Last week, I had the fun of finally meeting in person my fellow writer and History Hoydens contributor Lauren Willig. Lauren was in California as part of a book tour for her novel The Seduction of the Crimson Rose. If you haven’t already discovered Lauren’s Pink Carnation books, do so now. They’re a wonderful Napoleonic Wars spy series, filled with adventure, intrigue, romance, playful allusions to The Scarlet Pimpernel, and an equally fun modern-day frame about a contemporary graduate student who is uncovering the history of the Pink Carnation while researching her dissertation in London. I was so excited to have a new book in the series to read, and it was a special treat to get to meet Lauren in person.

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Halloween was always one of my favorite holidays growing up, not for the candy but for the chance to dress up as whatever character I chose. I was a medieval lady (complete with steeple hat with veil), Maid Marian, Lady Jane Grey (the year I’d first gone to England), a colonial girl (in 1976). Admiring the imaginative costumes of the kids out trick-or-treating this past week, I thought about the fascination of pretending to be someone else. A wonderful game when you’re a child, that often becomes a more serious game in fiction.

For many of the characters in “Secrets of a Lady” masquerading is second nature. Mélanie’s whole life has been a masquerade for so many years she isn’t sure who she is anymore (“Charles had accused her of lying for so long that she couldn’t know herself anymore, and he’d been more accurate than she cared to admit”). In the course of the book, she and Charles tell different stories and play different parts with the different people they approach for information. One of the people they encounter, Hugo Trevennen, is an actor who still lives his life changing from character to character even in the confines of hte Marshalsea prison. His niece Helen Trevennen, who holds to the key to the mystery of the Carevalo Ring, has changed her identity more than once, just as Mélanie has.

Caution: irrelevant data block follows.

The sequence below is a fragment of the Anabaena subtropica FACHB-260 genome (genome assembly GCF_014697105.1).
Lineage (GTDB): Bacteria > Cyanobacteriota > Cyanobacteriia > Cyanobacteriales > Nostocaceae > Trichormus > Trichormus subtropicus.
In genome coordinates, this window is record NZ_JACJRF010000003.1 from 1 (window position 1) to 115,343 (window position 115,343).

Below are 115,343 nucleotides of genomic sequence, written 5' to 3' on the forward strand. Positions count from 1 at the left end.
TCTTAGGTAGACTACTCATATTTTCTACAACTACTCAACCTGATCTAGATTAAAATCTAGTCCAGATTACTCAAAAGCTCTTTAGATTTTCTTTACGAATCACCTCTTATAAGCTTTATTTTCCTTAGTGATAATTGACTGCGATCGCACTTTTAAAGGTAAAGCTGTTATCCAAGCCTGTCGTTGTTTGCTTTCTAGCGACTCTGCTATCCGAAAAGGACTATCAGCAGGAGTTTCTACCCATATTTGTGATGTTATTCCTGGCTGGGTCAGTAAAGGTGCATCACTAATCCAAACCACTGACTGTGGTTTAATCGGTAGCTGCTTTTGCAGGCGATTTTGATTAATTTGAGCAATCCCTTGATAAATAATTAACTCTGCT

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I had lunch with a group of friends on Saturday. We spent a wonderful afternoon eating delicious food and talking about books and television shows and favorite examples of story-telling in both. We discussed a number of writers and tv series, but our talk kept coming back to the writer who is the reason we all met. We got to know each other through a list serv that discusses the novels of Dorothy Dunnett.

I first discovered Dorothy Dunnett’s books the summer between high school and college. I picked up “The Game of Kings”, the first book in the Lymond Chronicles, and spent a couple of days curled up on the sofa, glued to the page. I promptly devoured the rest of the six volume series. I told my mother she had to read them. It took her a bit of time to get into “The Game of Kings”, but soon she was as hooked as I was.